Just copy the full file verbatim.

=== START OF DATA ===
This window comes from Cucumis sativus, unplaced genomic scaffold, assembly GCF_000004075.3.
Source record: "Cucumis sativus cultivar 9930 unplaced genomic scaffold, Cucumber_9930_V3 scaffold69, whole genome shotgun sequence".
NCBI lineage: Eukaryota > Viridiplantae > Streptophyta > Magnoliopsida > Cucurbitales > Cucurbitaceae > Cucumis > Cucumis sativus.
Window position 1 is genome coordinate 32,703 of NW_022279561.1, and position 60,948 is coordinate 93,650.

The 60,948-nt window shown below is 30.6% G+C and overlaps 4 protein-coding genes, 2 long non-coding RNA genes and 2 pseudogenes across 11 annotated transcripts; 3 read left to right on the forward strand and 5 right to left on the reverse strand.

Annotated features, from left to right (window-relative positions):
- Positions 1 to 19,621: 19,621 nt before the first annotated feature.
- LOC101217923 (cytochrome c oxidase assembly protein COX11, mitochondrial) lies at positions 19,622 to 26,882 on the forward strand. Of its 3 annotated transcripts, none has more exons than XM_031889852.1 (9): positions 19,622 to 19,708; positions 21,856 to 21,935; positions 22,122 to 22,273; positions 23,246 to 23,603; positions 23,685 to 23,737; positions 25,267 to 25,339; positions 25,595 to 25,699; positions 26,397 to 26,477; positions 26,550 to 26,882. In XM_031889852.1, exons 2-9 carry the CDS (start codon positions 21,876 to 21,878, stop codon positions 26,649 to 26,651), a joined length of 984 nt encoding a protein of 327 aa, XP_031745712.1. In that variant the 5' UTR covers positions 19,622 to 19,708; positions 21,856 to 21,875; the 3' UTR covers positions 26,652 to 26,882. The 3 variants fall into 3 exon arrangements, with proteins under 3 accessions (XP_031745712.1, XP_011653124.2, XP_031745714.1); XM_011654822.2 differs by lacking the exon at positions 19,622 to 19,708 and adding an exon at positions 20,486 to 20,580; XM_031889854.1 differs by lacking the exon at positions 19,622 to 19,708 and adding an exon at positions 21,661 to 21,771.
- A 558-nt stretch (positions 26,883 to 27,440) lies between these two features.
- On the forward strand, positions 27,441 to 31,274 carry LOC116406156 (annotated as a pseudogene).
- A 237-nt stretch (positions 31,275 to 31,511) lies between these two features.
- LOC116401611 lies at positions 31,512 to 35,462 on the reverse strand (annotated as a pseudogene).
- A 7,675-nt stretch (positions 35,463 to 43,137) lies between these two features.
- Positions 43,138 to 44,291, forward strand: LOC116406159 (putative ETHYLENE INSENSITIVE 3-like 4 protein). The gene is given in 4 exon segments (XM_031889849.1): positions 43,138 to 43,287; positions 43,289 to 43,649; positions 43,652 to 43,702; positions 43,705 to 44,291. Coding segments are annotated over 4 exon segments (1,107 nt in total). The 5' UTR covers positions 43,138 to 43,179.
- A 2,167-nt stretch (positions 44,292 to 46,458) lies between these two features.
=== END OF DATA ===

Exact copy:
This window comes from Cucumis sativus, unplaced genomic scaffold, assembly GCF_000004075.3.
Source record: "Cucumis sativus cultivar 9930 unplaced genomic scaffold, Cucumber_9930_V3 scaffold69, whole genome shotgun sequence".
NCBI lineage: Eukaryota > Viridiplantae > Streptophyta > Magnoliopsida > Cucurbitales > Cucurbitaceae > Cucumis > Cucumis sativus.
Window position 1 is genome coordinate 32,703 of NW_022279561.1, and position 60,948 is coordinate 93,650.

The 60,948-nt window shown below is 30.6% G+C and overlaps 4 protein-coding genes, 2 long non-coding RNA genes and 2 pseudogenes across 11 annotated transcripts; 3 read left to right on the forward strand and 5 right to left on the reverse strand.

Annotated features, from left to right (window-relative positions):
- Positions 1 to 19,621: 19,621 nt before the first annotated feature.
- LOC101217923 (cytochrome c oxidase assembly protein COX11, mitochondrial) lies at positions 19,622 to 26,882 on the forward strand. Of its 3 annotated transcripts, none has more exons than XM_031889852.1 (9): positions 19,622 to 19,708; positions 21,856 to 21,935; positions 22,122 to 22,273; positions 23,246 to 23,603; positions 23,685 to 23,737; positions 25,267 to 25,339; positions 25,595 to 25,699; positions 26,397 to 26,477; positions 26,550 to 26,882. In XM_031889852.1, exons 2-9 carry the CDS (start codon positions 21,876 to 21,878, stop codon positions 26,649 to 26,651), a joined length of 984 nt encoding a protein of 327 aa, XP_031745712.1. In that variant the 5' UTR covers positions 19,622 to 19,708; positions 21,856 to 21,875; the 3' UTR covers positions 26,652 to 26,882. The 3 variants fall into 3 exon arrangements, with proteins under 3 accessions (XP_031745712.1, XP_011653124.2, XP_031745714.1); XM_011654822.2 differs by lacking the exon at positions 19,622 to 19,708 and adding an exon at positions 20,486 to 20,580; XM_031889854.1 differs by lacking the exon at positions 19,622 to 19,708 and adding an exon at positions 21,661 to 21,771.
- A 558-nt stretch (positions 26,883 to 27,440) lies between these two features.
- On the forward strand, positions 27,441 to 31,274 carry LOC116406156 (annotated as a pseudogene).
- A 237-nt stretch (positions 31,275 to 31,511) lies between these two features.
- LOC116401611 lies at positions 31,512 to 35,462 on the reverse strand (annotated as a pseudogene).
- A 7,675-nt stretch (positions 35,463 to 43,137) lies between these two features.
- Positions 43,138 to 44,291, forward strand: LOC116406159 (putative ETHYLENE INSENSITIVE 3-like 4 protein). The gene is given in 4 exon segments (XM_031889849.1): positions 43,138 to 43,287; positions 43,289 to 43,649; positions 43,652 to 43,702; positions 43,705 to 44,291. Coding segments are annotated over 4 exon segments (1,107 nt in total). The 5' UTR covers positions 43,138 to 43,179.
- A 2,167-nt stretch (positions 44,292 to 46,458) lies between these two features.